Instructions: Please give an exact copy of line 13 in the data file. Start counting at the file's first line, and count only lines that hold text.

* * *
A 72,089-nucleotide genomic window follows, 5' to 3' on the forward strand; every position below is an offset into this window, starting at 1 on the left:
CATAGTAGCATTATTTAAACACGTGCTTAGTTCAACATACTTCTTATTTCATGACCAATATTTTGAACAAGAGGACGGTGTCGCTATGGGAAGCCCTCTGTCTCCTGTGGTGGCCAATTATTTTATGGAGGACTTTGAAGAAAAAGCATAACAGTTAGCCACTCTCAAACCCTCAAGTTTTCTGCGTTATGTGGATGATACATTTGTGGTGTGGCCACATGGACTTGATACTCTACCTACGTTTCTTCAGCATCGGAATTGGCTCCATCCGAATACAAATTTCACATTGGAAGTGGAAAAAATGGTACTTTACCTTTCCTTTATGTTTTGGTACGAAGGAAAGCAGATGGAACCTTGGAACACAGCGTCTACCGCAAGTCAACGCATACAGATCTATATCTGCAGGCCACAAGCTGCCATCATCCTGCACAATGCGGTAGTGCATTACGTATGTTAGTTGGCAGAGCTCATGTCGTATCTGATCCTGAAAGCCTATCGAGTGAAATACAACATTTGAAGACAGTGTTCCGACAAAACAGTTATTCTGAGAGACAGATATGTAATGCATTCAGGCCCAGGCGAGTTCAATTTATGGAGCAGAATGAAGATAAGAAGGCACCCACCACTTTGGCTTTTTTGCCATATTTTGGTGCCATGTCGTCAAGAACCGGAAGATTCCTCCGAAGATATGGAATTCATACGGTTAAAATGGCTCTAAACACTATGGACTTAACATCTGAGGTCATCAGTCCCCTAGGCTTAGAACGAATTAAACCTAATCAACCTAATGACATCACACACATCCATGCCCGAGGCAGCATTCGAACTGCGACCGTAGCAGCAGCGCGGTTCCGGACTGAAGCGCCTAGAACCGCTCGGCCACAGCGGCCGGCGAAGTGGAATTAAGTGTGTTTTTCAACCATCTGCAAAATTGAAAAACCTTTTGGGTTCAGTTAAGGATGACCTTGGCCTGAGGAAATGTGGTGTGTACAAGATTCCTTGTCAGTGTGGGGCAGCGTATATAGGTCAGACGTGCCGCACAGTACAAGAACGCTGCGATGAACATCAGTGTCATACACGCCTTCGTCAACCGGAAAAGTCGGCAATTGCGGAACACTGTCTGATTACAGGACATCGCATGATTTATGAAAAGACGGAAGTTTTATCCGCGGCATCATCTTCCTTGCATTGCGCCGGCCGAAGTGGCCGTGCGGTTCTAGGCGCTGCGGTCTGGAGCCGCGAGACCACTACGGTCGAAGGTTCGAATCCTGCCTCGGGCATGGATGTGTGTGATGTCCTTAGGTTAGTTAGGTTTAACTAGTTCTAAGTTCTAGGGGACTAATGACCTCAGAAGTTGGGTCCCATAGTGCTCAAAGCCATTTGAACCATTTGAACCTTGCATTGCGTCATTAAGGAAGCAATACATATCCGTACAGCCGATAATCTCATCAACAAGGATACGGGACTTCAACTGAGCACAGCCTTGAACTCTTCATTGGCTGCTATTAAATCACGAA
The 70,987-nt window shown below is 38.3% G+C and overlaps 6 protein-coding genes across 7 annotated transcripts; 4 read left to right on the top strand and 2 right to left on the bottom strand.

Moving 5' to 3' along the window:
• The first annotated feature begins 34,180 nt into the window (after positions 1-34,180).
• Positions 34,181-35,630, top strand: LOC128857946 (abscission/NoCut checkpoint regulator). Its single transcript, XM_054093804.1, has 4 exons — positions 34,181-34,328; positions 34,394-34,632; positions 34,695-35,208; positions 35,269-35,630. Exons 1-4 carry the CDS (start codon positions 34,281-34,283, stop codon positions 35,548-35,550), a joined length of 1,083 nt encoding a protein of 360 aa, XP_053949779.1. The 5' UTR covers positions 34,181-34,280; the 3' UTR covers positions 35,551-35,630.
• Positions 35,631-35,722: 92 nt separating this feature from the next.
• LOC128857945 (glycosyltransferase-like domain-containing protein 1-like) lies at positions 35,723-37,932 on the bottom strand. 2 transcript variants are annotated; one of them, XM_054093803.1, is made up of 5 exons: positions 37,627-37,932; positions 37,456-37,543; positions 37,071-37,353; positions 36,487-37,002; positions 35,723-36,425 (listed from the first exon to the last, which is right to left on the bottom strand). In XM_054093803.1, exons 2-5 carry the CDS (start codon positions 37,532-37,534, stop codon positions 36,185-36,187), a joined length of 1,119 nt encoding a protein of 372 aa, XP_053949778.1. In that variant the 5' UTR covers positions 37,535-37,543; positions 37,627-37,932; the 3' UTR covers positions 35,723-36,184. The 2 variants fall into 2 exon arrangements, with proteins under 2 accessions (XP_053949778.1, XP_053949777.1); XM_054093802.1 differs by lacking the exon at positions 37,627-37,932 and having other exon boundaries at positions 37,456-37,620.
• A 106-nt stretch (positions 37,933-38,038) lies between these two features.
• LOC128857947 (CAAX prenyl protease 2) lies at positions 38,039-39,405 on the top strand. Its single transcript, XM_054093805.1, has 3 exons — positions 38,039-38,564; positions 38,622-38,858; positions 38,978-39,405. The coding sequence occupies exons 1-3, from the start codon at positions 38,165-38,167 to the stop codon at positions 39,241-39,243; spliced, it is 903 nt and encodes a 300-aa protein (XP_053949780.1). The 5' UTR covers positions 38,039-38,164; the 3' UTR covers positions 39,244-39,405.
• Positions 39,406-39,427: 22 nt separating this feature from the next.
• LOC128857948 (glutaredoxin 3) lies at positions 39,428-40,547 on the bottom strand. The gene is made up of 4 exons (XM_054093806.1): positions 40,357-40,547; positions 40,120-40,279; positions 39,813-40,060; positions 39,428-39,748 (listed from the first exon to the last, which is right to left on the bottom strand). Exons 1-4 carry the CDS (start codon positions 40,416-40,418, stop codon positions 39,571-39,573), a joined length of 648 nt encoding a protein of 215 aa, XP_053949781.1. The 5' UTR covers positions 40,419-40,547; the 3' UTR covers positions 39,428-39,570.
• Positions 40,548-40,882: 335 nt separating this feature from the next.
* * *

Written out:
• Positions 40,548-40,882: 335 nt separating this feature from the next.